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Reply Mon 30 Jan, 2006 12:16 pm
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SuicideRates and The Family International

According to TFI spokesperson Claire Borowick, The Family International has “not been able to confirm more than 10 of the alleged cases (of suicide). Considering that the national suicide rate was pegged at 12/100,000 per year in 2001, we don't believe that the number of suicides that have occurred over the past 15 years in our movement reaches the national average as per National Institute for Mental Health. Considering that 32,000 people have left our movement since its inception, even these inflated numbers hardly fall within the national average."

In 2004, The Family claimed 10,231 members. Therefore, the total population of TFI for the 15 years prior to October 2004 can be estimated as no larger than 42,231 people. The acknowledged proportion of suicides among current and former Family members is 10/42,231, or .000237 or .02% and twice that of the U.S. general population.

Whether or not the proportion of .02% is applied to a 15 year period, its 28 year period of official existence as The Family, or from its founding some 38 years ago in 1968, the law of constant proportions indicates that length of time makes no difference in the calculation of a fixed population’s yearly suicide rate over time. In other words, (10/15)/(42,231/15), (10/28)/(42,231/28), and (10/38)/(42,231/38) are all equal values resulting in a yearly proportion of .000237 suicides per total TFI membership, former and current, for whatever length of time TFI wishes to claim.

While it is not logical to assume the 1990 suicide rate among former and current TFI members is the same as the rate in 2005, it is important to understand that suicide rates in a population universe are highly stable over long periods of time. For example, the U.S. general population rate in 1985 was 12.38 per 100,000; in 1990: 12.39; in 1995: 11.75; and in 2000: 10.43. In 15 years between 1988 and 2003, the U.S. rate shows a standard deviation of about .66. This low variability of an event in the population universe permits an estimation procedure using proportional distribution of the TFI rate over time without violating any major statistical assumptions.

When the proportion of .000237 is standardized by the denominator of 100,000 persons for comparison to general population rates, the acknowledged rate of suicides for TFI is 23.7 suicides per 100,000 persons. By citing the U.S. average of 12 per 100,000, Borowik chose the rate specific to young adults aged 20 to 24 years old in 2001. Suicide rates in the U.S. have declined steadily since the 1990s, while rates among young adults raised in TFI reportedly have risen from zero to 15 in that same time period. In 1990, U.S. general population rates for young adults 20-24 was 15.1 per 100,000; in 2000, the rate was 12.51.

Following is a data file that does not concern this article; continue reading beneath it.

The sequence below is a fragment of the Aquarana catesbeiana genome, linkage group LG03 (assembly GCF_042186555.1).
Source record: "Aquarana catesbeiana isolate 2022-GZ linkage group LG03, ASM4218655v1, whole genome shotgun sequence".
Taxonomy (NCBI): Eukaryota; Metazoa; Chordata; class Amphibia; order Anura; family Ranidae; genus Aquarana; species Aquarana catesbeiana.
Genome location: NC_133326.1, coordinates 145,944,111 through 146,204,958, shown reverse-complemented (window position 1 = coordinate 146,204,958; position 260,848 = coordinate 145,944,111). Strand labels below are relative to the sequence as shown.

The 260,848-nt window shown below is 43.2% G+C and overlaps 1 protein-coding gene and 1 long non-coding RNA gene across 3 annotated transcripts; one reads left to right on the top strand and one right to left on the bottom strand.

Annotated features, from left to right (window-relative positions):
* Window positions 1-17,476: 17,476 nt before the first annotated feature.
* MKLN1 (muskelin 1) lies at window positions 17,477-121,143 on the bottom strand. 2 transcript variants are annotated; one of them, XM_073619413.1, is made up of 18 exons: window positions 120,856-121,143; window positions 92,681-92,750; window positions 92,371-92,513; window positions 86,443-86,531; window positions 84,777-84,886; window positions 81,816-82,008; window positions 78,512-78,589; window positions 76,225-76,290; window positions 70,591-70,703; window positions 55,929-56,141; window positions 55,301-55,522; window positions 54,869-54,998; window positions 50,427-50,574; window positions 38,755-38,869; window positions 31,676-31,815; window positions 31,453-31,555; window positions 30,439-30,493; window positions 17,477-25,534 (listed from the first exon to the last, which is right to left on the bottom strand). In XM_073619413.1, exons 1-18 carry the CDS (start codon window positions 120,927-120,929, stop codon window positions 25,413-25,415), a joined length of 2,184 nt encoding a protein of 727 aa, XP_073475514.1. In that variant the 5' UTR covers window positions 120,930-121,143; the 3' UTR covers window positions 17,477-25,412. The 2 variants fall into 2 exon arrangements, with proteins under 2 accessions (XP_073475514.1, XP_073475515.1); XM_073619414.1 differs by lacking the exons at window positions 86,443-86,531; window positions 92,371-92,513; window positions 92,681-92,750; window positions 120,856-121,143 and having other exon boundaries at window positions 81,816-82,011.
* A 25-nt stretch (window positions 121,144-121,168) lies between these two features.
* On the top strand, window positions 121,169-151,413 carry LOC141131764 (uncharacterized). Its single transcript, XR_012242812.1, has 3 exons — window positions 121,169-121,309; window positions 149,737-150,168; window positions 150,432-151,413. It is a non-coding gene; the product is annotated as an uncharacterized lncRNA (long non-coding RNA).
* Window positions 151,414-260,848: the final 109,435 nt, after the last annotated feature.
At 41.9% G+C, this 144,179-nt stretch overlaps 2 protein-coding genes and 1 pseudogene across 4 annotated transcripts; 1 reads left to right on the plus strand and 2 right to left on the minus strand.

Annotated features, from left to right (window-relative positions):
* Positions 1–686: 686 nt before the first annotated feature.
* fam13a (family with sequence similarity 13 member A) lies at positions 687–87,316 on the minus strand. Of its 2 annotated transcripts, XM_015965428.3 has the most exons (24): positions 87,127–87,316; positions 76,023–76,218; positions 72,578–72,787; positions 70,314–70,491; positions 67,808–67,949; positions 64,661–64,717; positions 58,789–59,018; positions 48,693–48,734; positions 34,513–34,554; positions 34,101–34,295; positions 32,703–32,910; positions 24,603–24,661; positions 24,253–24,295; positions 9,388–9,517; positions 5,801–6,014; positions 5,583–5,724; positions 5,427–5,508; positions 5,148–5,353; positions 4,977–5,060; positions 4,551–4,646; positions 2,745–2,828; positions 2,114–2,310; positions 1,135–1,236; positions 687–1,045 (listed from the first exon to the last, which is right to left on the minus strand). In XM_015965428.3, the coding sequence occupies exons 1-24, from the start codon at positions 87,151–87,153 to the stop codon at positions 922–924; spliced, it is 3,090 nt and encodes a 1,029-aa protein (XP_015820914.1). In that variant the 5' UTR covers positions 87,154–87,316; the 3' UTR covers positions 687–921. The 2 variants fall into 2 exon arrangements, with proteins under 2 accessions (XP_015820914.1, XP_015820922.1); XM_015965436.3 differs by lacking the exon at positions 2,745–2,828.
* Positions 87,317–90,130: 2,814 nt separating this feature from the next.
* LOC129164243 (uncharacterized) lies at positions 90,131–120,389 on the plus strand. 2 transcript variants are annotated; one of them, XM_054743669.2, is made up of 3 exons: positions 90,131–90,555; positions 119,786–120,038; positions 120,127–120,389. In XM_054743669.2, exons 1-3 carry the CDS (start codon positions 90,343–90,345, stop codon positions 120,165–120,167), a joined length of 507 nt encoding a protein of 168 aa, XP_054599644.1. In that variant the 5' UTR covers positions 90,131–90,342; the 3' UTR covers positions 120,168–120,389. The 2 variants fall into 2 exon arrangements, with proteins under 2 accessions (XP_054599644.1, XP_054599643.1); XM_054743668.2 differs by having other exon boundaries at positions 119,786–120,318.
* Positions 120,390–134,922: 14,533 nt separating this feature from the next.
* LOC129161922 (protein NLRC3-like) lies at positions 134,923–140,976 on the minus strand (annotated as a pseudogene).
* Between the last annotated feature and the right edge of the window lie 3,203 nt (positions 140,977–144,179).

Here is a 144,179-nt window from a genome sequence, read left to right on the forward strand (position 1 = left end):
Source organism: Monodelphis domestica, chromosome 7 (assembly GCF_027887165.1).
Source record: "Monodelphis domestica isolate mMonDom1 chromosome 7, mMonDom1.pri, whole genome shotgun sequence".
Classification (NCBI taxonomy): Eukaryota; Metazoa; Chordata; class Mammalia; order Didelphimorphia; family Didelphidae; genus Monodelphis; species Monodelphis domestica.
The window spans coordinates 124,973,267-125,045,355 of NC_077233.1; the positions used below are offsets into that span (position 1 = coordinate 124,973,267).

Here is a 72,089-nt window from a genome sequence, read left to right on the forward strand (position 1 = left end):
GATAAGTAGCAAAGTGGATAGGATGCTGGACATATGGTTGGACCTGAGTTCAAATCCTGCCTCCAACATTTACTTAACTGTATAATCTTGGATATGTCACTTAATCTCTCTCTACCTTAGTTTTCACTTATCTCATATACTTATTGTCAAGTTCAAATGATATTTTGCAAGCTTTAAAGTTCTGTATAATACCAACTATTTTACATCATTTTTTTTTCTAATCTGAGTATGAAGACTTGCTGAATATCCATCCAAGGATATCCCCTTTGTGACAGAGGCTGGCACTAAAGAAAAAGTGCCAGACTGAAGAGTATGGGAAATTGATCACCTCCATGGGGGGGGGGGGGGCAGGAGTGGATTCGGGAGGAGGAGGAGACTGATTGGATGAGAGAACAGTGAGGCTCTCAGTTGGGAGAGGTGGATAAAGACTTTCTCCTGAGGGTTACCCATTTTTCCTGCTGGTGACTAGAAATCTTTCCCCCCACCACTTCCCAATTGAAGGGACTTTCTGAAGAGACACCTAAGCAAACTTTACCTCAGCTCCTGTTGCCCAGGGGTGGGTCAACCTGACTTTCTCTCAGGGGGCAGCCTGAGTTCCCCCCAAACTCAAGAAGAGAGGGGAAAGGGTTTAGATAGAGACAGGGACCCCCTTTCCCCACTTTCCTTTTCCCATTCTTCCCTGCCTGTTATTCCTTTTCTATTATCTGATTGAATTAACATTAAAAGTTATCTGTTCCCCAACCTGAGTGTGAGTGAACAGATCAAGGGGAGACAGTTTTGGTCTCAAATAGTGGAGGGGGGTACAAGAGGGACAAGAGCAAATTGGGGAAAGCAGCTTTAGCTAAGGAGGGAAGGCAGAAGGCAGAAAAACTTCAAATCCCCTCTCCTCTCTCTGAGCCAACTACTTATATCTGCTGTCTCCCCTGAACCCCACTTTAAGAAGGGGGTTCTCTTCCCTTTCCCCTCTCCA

Even when the comparison group is restricted to 20-24 year old young adults, the acknolwedged suicide rate among current and former TFI members is twice that of the U.S. general population.

For more information about U.S. suicide rates, see:
The National Center for Injury Prevention and Control
National Institute of Mental Health, Suicide Facts and Statistics
Reply Mon 30 Jan, 2006 12:20 pm
while rates among young adults raised in TFI reportedly have risen from zero to 15...

Correct this to read "white rates among young adults raised in TFI reportedly have risen from zero to 10..."
Reply Mon 30 Jan, 2006 09:03 pm
More calculations
Let's assume for that the 10 suicides Clare Borowik claims as confirmed by TFI were all individuals born into the group. According to TFI's 2001 census report, 8140 children were born into the group between 1971 and 1987. The oldest children in this cohort would have reached age of majority (18) in 1988, while the youngest would have reached that age in 2005. Let's also assume that all young adults born into TFI who committed suicide did this after turning 18.

After you see the math on this high risk cohort, you'll see that this latter assumption makes very little difference. We just need a cut point for a population analysis, and 18 years old is a logical place to bound the population at risk of suicide between 1988 and 2005.

If all 10 deaths by suicide took place between 1988 and 2005 and all these deaths involved young adults born between 1971 and 1987, the suicide rate for this cohort is 123 people per 100,000. If we extend the cohort up to 1993 (so that the youngest possible age of suicide by 2005 is 12 years old), the rate is 90 in 100,000.

The rate for young adult suicides in the general population is roughly 12 in 100,000.

Regardless how one slices and dices the population base, TFI's admission to 10 confirmed suicides provides evidence of a mental health problem of epidemic proportions. The fact that the raw number of suicides among the second generation is probably more like 20 or 25 or even 30 is not obfuscated by TFI's low-ball estimate of 10.

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